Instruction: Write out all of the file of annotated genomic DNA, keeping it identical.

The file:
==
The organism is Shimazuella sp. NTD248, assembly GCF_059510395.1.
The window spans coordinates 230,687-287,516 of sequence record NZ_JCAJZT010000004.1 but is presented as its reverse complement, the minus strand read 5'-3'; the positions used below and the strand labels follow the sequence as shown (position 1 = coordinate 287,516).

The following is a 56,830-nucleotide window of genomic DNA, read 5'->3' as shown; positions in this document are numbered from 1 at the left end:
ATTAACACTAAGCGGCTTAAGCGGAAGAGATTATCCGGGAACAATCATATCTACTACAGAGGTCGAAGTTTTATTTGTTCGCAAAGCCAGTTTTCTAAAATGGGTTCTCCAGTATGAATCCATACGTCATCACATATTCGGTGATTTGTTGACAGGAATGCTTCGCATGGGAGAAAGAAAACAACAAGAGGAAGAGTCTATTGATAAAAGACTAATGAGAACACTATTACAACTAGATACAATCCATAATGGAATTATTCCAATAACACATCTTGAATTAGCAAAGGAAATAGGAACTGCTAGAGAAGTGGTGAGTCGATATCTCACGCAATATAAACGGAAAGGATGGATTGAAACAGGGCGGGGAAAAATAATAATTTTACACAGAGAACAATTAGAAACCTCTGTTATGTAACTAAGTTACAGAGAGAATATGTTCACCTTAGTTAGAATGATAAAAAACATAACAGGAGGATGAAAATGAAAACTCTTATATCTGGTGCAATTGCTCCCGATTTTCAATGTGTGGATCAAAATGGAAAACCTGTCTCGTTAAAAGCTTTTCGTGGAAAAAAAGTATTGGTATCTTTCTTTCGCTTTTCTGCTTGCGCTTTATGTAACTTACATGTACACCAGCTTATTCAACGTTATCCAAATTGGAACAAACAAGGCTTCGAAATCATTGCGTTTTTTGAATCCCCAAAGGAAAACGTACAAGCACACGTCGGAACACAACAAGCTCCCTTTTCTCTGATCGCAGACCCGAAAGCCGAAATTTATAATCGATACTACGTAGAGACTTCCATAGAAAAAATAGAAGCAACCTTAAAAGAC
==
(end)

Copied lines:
The organism is Shimazuella sp. NTD248, assembly GCF_059510395.1.
The window spans coordinates 230,687-287,516 of sequence record NZ_JCAJZT010000004.1 but is presented as its reverse complement, the minus strand read 5'-3'; the positions used below and the strand labels follow the sequence as shown (position 1 = coordinate 287,516).

The following is a 56,830-nucleotide window of genomic DNA, read 5'->3' as shown; positions in this document are numbered from 1 at the left end:
ATTAACACTAAGCGGCTTAAGCGGAAGAGATTATCCGGGAACAATCATATCTACTACAGAGGTCGAAGTTTTATTTGTTCGCAAAGCCAGTTTTCTAAAATGGGTTCTCCAGTATGAATCCATACGTCATCACATATTCGGTGATTTGTTGACAGGAATGCTTCGCATGGGAGAAAGAAAACAACAAGAGGAAGAGTCTATTGATAAAAGACTAATGAGAACACTATTACAACTAGATACAATCCATAATGGAATTATTCCAATAACACATCTTGAATTAGCAAAGGAAATAGGAACTGCTAGAGAAGTGGTGAGTCGATATCTCACGCAATATAAACGGAAAGGATGGATTGAAACAGGGCGGGGAAAAATAATAATTTTACACAGAGAACAATTAGAAACCTCTGTTATGTAACTAAGTTACAGAGAGAATATGTTCACCTTAGTTAGAATGATAAAAAACATAACAGGAGGATGAAAATGAAAACTCTTATATCTGGTGCAATTGCTCCCGATTTTCAATGTGTGGATCAAAATGGAAAACCTGTCTCGTTAAAAGCTTTTCGTGGAAAAAAAGTATTGGTATCTTTCTTTCGCTTTTCTGCTTGCGCTTTATGTAACTTACATGTACACCAGCTTATTCAACGTTATCCAAATTGGAACAAACAAGGCTTCGAAATCATTGCGTTTTTTGAATCCCCAAAGGAAAACGTACAAGCACACGTCGGAACACAACAAGCTCCCTTTTCTCTGATCGCAGACCCGAAAGCCGAAATTTATAATCGATACTACGTAGAGACTTCCATAGAAAAAATAGAAGCAACCTTAAAAGAC